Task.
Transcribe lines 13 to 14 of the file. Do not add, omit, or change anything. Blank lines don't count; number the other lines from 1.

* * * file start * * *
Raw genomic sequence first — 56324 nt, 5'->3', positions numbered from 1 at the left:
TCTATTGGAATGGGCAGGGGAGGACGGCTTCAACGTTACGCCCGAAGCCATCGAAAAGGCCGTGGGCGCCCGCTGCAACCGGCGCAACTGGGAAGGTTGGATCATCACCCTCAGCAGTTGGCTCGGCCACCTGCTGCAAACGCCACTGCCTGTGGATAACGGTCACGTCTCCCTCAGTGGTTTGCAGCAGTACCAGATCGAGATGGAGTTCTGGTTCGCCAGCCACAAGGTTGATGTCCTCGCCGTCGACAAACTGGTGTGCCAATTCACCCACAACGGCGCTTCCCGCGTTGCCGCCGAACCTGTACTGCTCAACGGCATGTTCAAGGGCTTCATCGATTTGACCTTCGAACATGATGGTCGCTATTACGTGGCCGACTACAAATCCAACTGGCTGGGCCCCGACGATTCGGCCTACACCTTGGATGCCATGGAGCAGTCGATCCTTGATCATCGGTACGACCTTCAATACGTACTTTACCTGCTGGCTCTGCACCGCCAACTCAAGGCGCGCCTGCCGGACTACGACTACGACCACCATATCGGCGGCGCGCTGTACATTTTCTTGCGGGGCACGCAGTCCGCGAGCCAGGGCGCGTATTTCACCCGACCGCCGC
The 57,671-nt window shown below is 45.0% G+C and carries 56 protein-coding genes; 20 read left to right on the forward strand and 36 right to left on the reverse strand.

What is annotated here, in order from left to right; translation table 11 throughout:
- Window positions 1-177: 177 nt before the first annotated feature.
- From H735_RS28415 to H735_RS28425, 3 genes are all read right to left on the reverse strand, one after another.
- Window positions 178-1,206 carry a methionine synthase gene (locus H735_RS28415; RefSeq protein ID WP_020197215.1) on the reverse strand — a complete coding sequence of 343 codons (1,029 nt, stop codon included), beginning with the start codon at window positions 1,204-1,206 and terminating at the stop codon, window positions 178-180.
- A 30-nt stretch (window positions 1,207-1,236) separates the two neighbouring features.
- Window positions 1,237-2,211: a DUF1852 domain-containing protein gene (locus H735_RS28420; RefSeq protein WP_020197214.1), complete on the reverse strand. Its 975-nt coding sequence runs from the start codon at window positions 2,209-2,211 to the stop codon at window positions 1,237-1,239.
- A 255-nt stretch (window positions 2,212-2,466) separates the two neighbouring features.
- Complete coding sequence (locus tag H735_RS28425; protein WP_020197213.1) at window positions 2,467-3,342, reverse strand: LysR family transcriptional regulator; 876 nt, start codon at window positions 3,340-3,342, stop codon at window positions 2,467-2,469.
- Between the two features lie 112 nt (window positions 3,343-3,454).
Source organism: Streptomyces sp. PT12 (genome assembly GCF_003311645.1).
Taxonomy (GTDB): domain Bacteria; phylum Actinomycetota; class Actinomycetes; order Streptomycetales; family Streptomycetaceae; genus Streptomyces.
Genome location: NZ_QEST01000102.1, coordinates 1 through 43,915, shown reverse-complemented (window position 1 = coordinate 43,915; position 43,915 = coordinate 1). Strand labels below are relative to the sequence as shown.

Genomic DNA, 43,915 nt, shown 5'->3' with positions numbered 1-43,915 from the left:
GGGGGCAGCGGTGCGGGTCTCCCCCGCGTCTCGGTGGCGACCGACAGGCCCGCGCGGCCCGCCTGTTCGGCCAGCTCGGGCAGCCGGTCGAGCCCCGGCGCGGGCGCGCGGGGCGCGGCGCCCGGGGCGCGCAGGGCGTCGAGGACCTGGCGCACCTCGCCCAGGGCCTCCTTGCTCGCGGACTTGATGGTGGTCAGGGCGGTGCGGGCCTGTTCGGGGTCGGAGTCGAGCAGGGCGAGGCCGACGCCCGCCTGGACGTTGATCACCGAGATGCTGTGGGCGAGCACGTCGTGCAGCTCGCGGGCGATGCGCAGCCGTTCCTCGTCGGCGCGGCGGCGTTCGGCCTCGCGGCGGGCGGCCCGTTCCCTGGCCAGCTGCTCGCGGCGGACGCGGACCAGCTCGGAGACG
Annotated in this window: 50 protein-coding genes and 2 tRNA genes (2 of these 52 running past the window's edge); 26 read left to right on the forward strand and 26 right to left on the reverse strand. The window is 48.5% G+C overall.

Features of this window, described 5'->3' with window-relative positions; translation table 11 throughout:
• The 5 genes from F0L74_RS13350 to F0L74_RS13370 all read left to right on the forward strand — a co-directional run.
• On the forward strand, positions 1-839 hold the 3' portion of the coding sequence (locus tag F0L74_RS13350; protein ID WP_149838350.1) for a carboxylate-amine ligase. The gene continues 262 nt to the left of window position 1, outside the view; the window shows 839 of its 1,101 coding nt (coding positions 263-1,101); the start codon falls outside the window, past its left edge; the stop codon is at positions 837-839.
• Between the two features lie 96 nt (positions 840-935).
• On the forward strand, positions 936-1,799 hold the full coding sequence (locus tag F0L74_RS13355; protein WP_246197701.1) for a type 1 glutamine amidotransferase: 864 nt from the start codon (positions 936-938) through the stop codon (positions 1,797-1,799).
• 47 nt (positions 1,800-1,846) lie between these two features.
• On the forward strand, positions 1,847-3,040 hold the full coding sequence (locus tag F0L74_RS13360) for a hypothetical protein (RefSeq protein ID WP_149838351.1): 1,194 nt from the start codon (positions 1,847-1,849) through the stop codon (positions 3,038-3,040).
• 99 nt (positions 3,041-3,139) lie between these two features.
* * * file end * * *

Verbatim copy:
Source organism: Streptomyces sp. PT12 (genome assembly GCF_003311645.1).
Taxonomy (GTDB): domain Bacteria; phylum Actinomycetota; class Actinomycetes; order Streptomycetales; family Streptomycetaceae; genus Streptomyces.